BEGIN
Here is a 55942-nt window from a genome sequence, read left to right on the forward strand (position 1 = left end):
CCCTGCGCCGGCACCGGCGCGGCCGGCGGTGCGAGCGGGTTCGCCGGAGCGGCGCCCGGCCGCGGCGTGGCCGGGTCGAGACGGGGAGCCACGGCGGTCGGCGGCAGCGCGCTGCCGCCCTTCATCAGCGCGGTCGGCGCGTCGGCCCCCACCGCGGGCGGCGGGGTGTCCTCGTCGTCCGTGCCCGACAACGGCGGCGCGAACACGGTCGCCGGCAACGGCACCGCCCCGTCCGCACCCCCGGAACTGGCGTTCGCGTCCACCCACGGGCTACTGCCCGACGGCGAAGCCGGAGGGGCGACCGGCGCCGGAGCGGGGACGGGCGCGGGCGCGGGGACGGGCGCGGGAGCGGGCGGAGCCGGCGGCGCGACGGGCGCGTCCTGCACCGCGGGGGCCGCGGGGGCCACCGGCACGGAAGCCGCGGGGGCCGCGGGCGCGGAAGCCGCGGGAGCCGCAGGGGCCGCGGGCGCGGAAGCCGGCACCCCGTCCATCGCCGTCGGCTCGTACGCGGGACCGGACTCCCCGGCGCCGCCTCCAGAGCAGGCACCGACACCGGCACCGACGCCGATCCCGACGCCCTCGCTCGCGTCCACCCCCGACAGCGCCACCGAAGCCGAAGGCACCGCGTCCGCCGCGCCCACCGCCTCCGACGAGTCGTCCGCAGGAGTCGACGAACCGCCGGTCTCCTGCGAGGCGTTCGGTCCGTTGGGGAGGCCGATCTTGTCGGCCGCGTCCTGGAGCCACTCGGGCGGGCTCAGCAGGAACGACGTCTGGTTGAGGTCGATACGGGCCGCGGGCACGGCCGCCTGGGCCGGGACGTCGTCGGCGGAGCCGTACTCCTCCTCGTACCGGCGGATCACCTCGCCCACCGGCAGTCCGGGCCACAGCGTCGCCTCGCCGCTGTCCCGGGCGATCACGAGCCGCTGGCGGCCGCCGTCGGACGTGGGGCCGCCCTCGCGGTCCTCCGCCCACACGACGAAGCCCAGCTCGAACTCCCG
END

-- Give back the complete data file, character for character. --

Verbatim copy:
Here is a 55942-nt window from a genome sequence, read left to right on the forward strand (position 1 = left end):
CCCTGCGCCGGCACCGGCGCGGCCGGCGGTGCGAGCGGGTTCGCCGGAGCGGCGCCCGGCCGCGGCGTGGCCGGGTCGAGACGGGGAGCCACGGCGGTCGGCGGCAGCGCGCTGCCGCCCTTCATCAGCGCGGTCGGCGCGTCGGCCCCCACCGCGGGCGGCGGGGTGTCCTCGTCGTCCGTGCCCGACAACGGCGGCGCGAACACGGTCGCCGGCAACGGCACCGCCCCGTCCGCACCCCCGGAACTGGCGTTCGCGTCCACCCACGGGCTACTGCCCGACGGCGAAGCCGGAGGGGCGACCGGCGCCGGAGCGGGGACGGGCGCGGGCGCGGGGACGGGCGCGGGAGCGGGCGGAGCCGGCGGCGCGACGGGCGCGTCCTGCACCGCGGGGGCCGCGGGGGCCACCGGCACGGAAGCCGCGGGGGCCGCGGGCGCGGAAGCCGCGGGAGCCGCAGGGGCCGCGGGCGCGGAAGCCGGCACCCCGTCCATCGCCGTCGGCTCGTACGCGGGACCGGACTCCCCGGCGCCGCCTCCAGAGCAGGCACCGACACCGGCACCGACGCCGATCCCGACGCCCTCGCTCGCGTCCACCCCCGACAGCGCCACCGAAGCCGAAGGCACCGCGTCCGCCGCGCCCACCGCCTCCGACGAGTCGTCCGCAGGAGTCGACGAACCGCCGGTCTCCTGCGAGGCGTTCGGTCCGTTGGGGAGGCCGATCTTGTCGGCCGCGTCCTGGAGCCACTCGGGCGGGCTCAGCAGGAACGACGTCTGGTTGAGGTCGATACGGGCCGCGGGCACGGCCGCCTGGGCCGGGACGTCGTCGGCGGAGCCGTACTCCTCCTCGTACCGGCGGATCACCTCGCCCACCGGCAGTCCGGGCCACAGCGTCGCCTCGCCGCTGTCCCGGGCGATCACGAGCCGCTGGCGGCCGCCGTCGGACGTGGGGCCGCCCTCGCGGTCCTCCGCCCACACGACGAAGCCCAGCTCGAACTCCCG